May 2018 - Presented by Dr. Dongguang Wei (Mentored by Dr. Kristin Olson)


What is Composite Intestinal Adenoma-Microcarcinoid?

In contrast to neuroendocrine tumors of the colon, which are grossly evident neoplasms with neuroendocrine differentiation, the Composite Intestinal Adenoma-Microcarcinoid (CIAM) is an uncommon colorectal lesion predominantly consisting of a conventional adenomatous component with microscopic foci of neuroendocrine-type cells interwoven with the adenoma (1-4).

Histologic Features of CIAM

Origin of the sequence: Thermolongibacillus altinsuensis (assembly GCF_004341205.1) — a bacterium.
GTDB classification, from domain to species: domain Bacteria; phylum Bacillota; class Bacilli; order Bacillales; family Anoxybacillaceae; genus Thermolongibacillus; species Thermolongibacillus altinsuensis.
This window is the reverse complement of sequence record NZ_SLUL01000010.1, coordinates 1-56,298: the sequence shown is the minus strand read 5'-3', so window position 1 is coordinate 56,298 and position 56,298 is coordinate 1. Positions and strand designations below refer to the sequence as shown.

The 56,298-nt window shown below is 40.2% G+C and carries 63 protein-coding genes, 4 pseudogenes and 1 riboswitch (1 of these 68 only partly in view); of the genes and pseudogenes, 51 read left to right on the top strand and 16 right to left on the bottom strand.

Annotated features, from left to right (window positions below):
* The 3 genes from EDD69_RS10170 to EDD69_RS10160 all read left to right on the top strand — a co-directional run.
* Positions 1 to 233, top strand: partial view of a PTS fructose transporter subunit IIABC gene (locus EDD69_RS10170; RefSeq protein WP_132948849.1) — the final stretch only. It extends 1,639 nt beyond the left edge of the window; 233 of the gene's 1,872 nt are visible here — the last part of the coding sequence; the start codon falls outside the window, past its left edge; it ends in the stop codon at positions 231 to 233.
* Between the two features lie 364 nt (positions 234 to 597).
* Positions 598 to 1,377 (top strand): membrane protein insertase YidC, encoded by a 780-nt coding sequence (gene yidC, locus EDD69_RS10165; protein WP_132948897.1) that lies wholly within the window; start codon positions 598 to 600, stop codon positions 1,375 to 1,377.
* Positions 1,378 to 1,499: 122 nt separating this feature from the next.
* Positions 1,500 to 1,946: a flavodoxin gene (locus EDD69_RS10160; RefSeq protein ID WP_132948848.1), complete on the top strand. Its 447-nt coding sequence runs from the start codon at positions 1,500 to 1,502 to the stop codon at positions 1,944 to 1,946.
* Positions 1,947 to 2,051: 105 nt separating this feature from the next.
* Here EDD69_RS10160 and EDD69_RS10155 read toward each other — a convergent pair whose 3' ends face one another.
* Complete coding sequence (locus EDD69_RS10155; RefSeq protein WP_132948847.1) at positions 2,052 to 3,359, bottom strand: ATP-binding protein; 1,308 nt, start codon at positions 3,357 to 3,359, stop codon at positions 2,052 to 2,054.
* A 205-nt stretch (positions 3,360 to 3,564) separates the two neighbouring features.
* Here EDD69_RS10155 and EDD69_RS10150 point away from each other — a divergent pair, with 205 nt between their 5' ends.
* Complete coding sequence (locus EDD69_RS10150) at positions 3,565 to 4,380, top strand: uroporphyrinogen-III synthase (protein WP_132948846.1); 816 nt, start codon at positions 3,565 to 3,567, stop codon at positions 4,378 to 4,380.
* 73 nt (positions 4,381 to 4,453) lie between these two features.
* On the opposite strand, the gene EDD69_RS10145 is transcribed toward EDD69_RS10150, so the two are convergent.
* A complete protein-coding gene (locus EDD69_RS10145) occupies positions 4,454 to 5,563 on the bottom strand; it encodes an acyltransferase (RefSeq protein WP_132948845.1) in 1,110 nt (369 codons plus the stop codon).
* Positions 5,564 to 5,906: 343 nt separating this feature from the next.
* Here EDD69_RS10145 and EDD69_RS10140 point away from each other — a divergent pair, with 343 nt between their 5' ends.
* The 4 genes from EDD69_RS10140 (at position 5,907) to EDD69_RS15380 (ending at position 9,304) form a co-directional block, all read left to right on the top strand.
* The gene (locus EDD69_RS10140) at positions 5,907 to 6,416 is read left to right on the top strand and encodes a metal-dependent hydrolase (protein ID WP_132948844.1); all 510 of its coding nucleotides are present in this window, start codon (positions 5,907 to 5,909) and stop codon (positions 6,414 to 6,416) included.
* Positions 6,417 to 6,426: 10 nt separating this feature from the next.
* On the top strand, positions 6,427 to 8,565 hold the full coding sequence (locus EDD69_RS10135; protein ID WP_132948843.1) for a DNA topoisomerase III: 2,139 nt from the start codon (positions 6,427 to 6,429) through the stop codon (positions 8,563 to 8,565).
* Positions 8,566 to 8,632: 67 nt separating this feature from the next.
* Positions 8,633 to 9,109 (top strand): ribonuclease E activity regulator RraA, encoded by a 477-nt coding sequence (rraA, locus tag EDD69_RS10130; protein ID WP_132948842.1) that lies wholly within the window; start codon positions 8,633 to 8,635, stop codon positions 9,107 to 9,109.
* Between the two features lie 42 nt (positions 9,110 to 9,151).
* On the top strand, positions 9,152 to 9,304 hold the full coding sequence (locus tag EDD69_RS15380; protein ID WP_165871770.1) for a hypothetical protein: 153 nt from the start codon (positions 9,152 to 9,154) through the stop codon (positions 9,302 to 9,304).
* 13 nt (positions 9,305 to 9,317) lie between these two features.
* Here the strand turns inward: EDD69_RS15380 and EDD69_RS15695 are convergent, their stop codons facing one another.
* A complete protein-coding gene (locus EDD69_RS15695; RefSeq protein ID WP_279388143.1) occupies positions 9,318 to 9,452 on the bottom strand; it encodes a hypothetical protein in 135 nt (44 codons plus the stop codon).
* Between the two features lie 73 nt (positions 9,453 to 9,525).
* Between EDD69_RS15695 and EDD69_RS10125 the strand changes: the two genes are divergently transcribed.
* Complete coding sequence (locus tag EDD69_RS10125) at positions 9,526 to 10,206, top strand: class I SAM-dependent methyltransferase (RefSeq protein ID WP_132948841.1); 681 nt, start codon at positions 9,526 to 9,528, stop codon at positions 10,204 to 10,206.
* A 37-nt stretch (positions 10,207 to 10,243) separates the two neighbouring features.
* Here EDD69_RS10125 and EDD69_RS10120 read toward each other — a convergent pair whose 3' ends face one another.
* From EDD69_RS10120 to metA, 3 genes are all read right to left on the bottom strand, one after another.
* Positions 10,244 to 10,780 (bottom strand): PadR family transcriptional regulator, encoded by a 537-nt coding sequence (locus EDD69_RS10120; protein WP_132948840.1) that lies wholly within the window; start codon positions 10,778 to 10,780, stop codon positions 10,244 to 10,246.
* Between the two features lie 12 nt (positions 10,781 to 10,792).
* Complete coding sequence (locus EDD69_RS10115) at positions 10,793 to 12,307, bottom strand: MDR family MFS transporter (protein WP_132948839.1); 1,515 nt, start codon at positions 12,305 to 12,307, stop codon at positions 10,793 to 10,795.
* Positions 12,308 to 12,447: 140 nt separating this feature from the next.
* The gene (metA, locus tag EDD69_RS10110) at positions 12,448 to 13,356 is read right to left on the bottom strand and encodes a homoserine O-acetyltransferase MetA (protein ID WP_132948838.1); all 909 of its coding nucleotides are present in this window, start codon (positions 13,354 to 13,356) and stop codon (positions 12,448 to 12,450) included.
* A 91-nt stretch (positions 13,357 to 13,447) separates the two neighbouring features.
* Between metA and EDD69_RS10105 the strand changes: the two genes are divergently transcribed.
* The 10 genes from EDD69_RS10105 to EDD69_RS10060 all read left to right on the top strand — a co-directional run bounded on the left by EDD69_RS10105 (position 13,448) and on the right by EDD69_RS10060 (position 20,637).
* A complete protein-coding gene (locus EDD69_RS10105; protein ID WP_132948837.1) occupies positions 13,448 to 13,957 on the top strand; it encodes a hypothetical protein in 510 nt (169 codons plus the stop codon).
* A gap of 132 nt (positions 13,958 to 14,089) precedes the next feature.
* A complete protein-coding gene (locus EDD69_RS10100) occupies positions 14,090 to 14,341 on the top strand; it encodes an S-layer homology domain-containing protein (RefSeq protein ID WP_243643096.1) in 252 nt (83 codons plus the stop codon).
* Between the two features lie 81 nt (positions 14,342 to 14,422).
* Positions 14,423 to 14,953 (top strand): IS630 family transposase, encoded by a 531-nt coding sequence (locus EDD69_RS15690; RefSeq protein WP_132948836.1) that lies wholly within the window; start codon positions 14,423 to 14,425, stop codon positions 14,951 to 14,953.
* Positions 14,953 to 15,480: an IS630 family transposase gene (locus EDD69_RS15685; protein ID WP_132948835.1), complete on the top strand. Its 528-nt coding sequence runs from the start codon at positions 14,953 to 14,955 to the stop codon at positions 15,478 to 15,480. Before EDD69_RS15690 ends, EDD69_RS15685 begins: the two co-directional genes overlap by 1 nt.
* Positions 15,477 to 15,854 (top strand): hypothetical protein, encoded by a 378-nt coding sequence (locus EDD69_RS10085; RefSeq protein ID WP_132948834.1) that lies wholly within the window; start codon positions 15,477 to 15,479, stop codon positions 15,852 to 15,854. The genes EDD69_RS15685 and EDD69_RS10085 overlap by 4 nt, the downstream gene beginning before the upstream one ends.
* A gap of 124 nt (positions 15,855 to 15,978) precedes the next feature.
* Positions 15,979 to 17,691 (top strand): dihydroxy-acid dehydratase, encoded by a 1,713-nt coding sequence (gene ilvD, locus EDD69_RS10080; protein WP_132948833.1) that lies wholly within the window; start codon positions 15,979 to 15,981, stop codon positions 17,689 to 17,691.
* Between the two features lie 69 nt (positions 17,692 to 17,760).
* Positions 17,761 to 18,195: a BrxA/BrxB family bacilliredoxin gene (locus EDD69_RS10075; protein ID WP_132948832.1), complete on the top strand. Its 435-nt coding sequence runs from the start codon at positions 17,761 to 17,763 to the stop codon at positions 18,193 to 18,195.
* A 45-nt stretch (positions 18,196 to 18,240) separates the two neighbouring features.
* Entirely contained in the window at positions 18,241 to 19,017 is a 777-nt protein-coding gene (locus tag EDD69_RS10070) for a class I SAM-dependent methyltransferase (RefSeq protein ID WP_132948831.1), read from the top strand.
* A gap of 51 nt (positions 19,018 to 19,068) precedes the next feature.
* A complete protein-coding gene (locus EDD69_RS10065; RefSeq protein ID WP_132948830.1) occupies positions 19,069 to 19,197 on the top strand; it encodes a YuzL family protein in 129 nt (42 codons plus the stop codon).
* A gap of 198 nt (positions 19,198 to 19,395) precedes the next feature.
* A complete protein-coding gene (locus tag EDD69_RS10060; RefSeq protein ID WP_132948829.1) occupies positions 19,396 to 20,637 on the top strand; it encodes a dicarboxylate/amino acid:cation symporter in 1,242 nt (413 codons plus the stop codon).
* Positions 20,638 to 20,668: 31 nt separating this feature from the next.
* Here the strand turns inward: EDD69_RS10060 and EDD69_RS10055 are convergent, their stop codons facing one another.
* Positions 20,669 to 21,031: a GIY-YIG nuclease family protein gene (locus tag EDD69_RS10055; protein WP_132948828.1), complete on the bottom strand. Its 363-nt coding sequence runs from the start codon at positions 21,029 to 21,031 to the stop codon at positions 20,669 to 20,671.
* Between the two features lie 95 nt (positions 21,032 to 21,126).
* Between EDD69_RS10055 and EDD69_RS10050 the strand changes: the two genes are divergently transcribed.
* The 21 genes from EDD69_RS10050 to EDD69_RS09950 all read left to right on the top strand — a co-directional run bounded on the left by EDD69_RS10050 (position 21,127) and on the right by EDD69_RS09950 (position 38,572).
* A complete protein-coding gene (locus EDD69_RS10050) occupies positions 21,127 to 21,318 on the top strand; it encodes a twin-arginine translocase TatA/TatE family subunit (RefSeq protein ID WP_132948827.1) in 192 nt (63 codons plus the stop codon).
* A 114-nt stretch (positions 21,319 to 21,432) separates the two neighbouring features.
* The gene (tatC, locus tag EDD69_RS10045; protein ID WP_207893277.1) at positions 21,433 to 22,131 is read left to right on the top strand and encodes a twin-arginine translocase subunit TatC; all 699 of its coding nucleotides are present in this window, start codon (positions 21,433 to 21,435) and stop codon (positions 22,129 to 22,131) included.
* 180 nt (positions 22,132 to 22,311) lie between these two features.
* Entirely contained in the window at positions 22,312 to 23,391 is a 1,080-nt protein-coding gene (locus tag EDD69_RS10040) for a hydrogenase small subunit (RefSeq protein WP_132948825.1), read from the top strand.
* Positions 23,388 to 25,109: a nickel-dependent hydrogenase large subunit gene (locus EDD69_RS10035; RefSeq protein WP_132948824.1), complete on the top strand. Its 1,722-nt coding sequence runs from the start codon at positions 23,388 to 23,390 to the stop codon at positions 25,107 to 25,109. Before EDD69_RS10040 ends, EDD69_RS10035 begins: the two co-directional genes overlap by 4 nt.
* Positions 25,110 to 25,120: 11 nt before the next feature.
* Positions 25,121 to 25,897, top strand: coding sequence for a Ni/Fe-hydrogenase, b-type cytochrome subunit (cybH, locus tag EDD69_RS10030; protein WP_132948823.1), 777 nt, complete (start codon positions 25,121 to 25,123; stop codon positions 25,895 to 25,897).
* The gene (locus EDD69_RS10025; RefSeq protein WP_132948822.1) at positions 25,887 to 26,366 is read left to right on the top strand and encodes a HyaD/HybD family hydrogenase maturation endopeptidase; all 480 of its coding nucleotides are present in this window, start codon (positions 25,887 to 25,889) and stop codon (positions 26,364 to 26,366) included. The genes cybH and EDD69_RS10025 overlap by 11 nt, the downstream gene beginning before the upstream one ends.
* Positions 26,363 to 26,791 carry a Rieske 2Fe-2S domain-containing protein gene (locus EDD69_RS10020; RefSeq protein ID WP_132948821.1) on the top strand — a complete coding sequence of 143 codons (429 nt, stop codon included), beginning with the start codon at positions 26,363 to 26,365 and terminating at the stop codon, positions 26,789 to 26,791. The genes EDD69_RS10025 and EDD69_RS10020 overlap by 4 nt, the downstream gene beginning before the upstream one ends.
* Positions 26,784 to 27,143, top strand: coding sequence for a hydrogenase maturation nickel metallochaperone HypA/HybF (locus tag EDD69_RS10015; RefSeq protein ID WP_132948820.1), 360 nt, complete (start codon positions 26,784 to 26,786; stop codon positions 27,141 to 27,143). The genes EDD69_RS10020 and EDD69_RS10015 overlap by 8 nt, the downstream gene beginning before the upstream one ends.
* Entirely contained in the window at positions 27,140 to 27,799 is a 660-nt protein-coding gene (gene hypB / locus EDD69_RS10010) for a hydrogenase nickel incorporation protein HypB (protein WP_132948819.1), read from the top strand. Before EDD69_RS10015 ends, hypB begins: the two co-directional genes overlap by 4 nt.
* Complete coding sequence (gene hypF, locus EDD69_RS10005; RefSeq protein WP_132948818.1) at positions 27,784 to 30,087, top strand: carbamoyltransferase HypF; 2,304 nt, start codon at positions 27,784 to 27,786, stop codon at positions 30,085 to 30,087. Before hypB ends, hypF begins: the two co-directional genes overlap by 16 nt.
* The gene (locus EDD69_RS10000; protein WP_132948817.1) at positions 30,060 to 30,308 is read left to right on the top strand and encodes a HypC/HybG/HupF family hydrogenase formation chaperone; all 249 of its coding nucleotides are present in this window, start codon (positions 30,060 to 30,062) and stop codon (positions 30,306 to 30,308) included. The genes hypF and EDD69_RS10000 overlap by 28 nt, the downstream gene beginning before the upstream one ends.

The adenomatous components of this lesion are classically conventional adenomas (tubular adenoma or tubulovillous adenoma) of variable size and degree of dysplasia, with some demonstrating mucosal prolapse or desmoplastic-like fibrosis (2). The “microcarcinoid” components represent only a small portion of the polyp.  No sharp demarcation between the glandular component and the microcarcinoid component is seen. Architecturally, the microcarcinoid component is arranged in nests or cords near the base of the adenomatous crypts, and tends to occur in the basal portion of lamina propria (1-3). This component ranges from 1-20 mm in size, and is usually present multifocally within the individual adenoma, with or without connections to the neighboring adenoma. “Drop-off” of neuroendocrine cells from the base of the adenomatous glands may be seen, and the surrounding stroma may mimic desmoplasia (3). In polyps with mucosal prolapse, the clusters of microcarcinoid cells may be enveloped by a fibromuscular proliferation worrisome for an infiltrating adenocarcinoma. Rarely, the microcarcinoid cells breach the muscularis mucosae, which can also raise concerns for invasion. Cytologically, the microcarcinoid cells are small and bland with plentiful to moderate pale, granular cytoplasm. The nuclei are monotonous and round with finely stippled chromatin and inconspicuous nucleoli. Concerning features such as pleomorphism, hyperchromasia, mitotic figures, and necrosis are usually absent.